I attended a webinar today on Digital Accessibility and got a lot to think about. Accessibility is both a legal issue, in that it is required by law, and a moral issue, in that it is the right thing to do. Accessibility issues have evolved as the awareness of disabilities has become more universal. In the early days, accessibility referred mostly to physical disabilities and was handled with things like wheelchairs and elevators. Now, in education, disabilities are more likely to mean learning disabilities that need to be addressed. The good news is that more and more, students with disabilities in K12 are being recognized and are having their needs met. This allows them to move on to higher education, where the need to address accessibility is become more important than ever.
In this era of digital access, there are more tools than ever that are available to help students of all ability levels succeed. Several key tools that should be the considered for all courses include adding captions or having transcripts for videos, providing audio versions of written materials, and having alternative ways to communicate if you are using pictures, graphics, and/or charts. Website/course design should also be an important consideration – the LMS capabilities that are available should be taken advantage of.
Many accessibility issues arise because it is not taken into consideration when a course is being designed, but rather, when an instructor is made aware that a student with a disability will be taking their course. While adjusting a course to be more accommodating when notified of a student with a disability is preferable to doing nothing, taking accessibility into consideration from the outset is preferable, easier in the long run, and more beneficial to all students. As an example, I had a hearing impaired student enroll in my CSC175 course last semester. This required me to go back and ensure that all of my videos had captions. For videos that I was using that were created by someone else, the Disabilities Services office helped, but I have a lot of content that I created myself, and since I was planning to edit the videos, I also went ahead and captioned them. I found that many of my students actually preferred watching the videos with the captions to the uncaptioned videos, for whatever reason. Keeping that in mind, I will be captioning any videos that I create in the future. This adds a little bit of time in the creation of the content, but will better serve the students in the long run.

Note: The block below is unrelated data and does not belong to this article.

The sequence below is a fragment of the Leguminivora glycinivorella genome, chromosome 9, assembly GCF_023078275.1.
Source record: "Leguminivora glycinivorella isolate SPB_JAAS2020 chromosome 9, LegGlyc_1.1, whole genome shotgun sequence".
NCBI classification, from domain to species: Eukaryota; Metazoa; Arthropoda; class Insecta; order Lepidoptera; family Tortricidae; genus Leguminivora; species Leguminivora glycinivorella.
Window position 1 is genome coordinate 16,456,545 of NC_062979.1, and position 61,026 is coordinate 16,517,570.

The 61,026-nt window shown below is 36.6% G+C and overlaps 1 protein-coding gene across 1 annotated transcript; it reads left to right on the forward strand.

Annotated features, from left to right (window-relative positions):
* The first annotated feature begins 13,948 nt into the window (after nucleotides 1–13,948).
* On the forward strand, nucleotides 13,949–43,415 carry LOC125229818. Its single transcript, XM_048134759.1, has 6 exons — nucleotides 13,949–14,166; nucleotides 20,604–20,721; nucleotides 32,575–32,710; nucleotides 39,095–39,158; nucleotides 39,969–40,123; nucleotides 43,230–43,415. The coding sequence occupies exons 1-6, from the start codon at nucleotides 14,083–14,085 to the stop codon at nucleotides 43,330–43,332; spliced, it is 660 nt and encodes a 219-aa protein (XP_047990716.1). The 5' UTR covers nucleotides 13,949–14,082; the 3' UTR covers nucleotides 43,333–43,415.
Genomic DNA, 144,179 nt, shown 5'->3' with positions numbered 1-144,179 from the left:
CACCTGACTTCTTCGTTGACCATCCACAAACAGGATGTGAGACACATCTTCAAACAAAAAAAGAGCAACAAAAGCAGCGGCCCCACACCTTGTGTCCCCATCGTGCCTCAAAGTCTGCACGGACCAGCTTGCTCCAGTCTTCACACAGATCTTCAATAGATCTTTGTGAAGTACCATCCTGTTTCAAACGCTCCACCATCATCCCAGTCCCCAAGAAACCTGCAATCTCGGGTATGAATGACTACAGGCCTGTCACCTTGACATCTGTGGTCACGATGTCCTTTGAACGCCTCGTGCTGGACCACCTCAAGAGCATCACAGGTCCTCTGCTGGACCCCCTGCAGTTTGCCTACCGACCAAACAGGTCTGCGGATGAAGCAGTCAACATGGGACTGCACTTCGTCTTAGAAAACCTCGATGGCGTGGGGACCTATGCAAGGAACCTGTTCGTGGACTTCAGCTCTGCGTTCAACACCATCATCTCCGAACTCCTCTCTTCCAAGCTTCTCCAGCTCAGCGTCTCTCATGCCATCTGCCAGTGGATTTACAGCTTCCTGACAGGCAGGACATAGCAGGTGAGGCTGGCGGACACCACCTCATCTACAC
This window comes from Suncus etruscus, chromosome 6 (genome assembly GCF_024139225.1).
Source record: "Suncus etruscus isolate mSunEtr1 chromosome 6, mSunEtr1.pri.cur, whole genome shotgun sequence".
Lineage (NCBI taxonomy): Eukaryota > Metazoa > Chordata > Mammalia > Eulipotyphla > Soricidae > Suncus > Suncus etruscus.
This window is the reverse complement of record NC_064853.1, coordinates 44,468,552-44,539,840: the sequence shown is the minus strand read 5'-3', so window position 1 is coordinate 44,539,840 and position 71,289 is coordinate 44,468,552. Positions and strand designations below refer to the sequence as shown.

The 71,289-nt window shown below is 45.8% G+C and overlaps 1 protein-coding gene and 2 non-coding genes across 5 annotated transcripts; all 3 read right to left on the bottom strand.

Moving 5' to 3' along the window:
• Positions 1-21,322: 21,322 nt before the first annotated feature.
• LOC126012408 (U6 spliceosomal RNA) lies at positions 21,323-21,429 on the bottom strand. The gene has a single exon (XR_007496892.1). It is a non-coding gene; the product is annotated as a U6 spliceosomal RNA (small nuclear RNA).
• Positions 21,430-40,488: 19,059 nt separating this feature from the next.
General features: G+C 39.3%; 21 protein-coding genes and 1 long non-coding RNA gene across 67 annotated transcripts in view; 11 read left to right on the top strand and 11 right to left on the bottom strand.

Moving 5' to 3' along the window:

If you are wanting to redesign your course with accessibility in mind, the Universal Design for Learning model is a good one to follow (there will be a blog post on that soon). In the meantime, below is a list of design choices that can increase accessibility to your course content (this list was given in the webinar, and I am sharing it here.):
- Caption your videos
- Offer choices for assignment submissions
- Allow students to revise and resubmit work
- Reduce the cost of course materials
- Offer the course online
All of these suggestions address different accessibility needs and could be taken into consideration in your course design work. If you are looking for ways to make your material more accessible in Canvas, they actually provide a list of General Accessibility Design Guidelines and how to implement them. This is everything from ensuring that you have meaningful alt text descriptions of images for screen readers to page design and using headings. If you are interested in learning more about Accessibility and Canvas, they actually have an Accessibility Group where instructors help each other with accessibility issues that they have run into.
All in all, taking accessibility into consideration as part of your course design can benefit all students, not just student with known disabilities. Everyone learns differently, and having alternatives makes it easier to meet the student where they are.